As a part of the relentless, fast-paced, modern media landscape, Message in a Bottle is always hungry for content. Stay fresh! Stay current! That’s our motto. So what’s in the news right now? Well, there’s that proposal to build a new multipurpose sports stadium in Seattle. Must be something bookish we can tie into that. I know—fans will love Brave Dragons: A Chinese Basketball Team, an American Coach, and Two Cultures Clashing by Jim Yardley. The NBA is back in session and appears to be recovering from its alienating lockout, which forced many US stars to find temporary work by playing abroad. Partly because of their experiences, and even more so because of the influx of exciting talent from other shores (think Manu Ginobili, Dirk Nowitzki, and Ricky Rubio), Americans are becoming more aware of basketball as a global phenomenon. And let’s not forget about Linsanity—Jeremy Lin’s outstanding performance and ethnic heritage have helped shine a light on the feverish world of the Chinese professional leagues. What better time to release (and talk about) a book on this very subject? It’s a travelogue, a fun fish-out-of-water tale, and also an informative take on the big business of entertainment.
Readers of a less jockish persuasion may want to seek out Jim Bouton’s Foul Ball, the story of his attempt to spend his own money restoring a historic, municipally-owned minor league baseball stadium in Pittsfield, Massachusetts. The only thing that stood in his way was a competing plan, thrice rejected by local voters, that involved tearing down the landmark and replacing it with a new facility to the tune of 18.5 million dollars in taxpayer funding. Logic would dictate that this be a very short book: “The good guys win. The end.” Of course, things in the real world never play out that easily. Foul Ball is partly a sports book, but even more it’s an exceptionally sharp look at civic politics. It’s must reading, really, for anyone interested in how government and the private sector interact behind closed doors.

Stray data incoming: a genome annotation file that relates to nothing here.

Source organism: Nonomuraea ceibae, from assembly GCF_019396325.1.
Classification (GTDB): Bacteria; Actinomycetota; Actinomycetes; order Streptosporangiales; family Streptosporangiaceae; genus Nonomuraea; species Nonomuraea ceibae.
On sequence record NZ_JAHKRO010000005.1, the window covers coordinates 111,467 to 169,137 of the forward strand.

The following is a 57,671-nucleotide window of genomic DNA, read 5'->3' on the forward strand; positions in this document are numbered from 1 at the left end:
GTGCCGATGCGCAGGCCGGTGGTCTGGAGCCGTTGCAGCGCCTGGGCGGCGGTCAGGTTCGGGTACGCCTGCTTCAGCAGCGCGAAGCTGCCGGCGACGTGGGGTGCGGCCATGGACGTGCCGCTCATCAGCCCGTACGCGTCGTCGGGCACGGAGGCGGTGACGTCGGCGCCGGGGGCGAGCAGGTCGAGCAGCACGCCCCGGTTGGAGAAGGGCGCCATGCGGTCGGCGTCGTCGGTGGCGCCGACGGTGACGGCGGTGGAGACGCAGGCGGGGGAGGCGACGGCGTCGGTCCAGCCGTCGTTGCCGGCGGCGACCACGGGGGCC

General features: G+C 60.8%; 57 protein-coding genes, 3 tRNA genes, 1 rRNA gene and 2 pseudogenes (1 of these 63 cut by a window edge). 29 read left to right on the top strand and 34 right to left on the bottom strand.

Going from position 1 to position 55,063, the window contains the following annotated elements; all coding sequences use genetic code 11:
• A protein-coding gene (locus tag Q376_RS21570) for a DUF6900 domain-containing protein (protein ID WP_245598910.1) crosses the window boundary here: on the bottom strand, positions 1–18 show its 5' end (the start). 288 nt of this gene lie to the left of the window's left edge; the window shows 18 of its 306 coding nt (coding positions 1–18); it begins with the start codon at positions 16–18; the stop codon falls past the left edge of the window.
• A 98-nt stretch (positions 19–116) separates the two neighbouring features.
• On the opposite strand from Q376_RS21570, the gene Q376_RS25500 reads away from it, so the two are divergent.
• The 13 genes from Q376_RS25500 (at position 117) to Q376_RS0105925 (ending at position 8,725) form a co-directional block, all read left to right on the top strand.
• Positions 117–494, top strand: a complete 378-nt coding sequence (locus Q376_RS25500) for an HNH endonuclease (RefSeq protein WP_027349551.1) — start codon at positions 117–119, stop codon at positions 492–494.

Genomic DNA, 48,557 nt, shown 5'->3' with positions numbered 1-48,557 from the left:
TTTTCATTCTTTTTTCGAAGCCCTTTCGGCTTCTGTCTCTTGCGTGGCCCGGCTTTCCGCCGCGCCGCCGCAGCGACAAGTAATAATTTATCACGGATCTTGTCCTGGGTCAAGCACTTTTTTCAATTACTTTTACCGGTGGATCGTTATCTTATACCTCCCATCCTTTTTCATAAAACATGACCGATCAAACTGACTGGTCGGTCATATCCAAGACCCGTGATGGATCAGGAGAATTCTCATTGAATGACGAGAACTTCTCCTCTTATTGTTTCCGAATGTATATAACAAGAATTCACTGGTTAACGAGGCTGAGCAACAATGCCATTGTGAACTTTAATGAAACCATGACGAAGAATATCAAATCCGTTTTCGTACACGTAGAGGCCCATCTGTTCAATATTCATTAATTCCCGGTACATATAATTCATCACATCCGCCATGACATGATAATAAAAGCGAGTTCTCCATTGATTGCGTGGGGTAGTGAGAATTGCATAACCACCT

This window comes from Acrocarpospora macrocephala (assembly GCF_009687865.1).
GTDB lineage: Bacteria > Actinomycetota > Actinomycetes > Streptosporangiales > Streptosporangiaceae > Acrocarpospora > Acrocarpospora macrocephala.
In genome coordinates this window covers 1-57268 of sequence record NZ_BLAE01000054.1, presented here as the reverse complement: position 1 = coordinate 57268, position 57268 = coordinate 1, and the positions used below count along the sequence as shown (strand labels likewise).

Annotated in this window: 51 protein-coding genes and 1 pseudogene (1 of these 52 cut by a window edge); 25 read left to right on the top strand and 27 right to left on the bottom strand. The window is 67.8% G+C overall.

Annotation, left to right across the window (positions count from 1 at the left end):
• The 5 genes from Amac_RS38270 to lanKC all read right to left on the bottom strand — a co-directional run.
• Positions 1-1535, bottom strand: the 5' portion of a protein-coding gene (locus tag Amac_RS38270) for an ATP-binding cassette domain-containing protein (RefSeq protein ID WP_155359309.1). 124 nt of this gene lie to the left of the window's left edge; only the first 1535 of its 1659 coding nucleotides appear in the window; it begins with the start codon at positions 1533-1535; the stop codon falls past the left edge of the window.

That casts a pretty wide net, but maybe we need something with even broader appeal to capture the massive audience we’re seeking. What’s a trendy issue that touches everyone? Aha—the economy. Even Clint Eastwood’s interested in that. Depending on who’s making a speech, we’re either still in darkest crisis or beginning to see the light. Regardless, we all know that a huge mess was made and we’re in the cleanup phase. There are plenty of non-fiction accounts to explain how we got into this situation, but sometimes facts aren’t enough to make us feel what the ride was like. That’s where storytelling comes in, and that’s why it’s the perfect time for a paperback release of Williams Gaddis’s National Book Award-winning novel J R.
It may look a little intimidating from the outside because of its size, and its lack of chapter breaks may ratchet up the anxiety, but brush those fears aside. It’s a masterfully arranged chaos of conversation that never fails to amuse and illuminate, and it’s by far the best fictional portrayal of the American financial system. The theme is clear from the first word of dialogue (“Money”) and throughout the novel every character, whether banker or bohemian, is subjected to the whims of the market. The whirlpool of plot is set in motion by the title character, an eleven-year-old boy who proves that a little knowledge is a very dangerous thing, taking a worthless share of penny stock and his book-learned business sense and parlaying them into a vast, speculative paper empire that will inevitably crash down on everyone around him. J R’s aims are serious, but its tone is not—it’s pure satire with the anarchic spirit of the Marx Brothers, and it actually makes the idea of mortgage bubbles and corporate bailouts funny. Anyone who reads it will find daily reports from the Wall Street Journal to be more absurd and yet more intelligible than ever. Be assured, there’s not a more topical book to be found than this one.
Did I mention that it was first published in 1975? J R launches his projects from a payphone instead of sending text messages, but otherwise you might not notice. It speaks just as clearly and truthfully as it did thirty-seven years ago, and it’s highly likely that generations to come will say the same. Books have a shelf life longer than almost any other form of art or entertainment, and the greatest ones stay fresh endlessly. Instead of responding to a continually changing environment, they create their own and settle down in it. Every now and then the rat race circles around again to bring them into view and we wonder how they got so far ahead of us. They remind us that sometimes it’s better to let the moment catch up than it is to chase it. That’s why Message in a Bottle likes to bring you the news, but also the olds.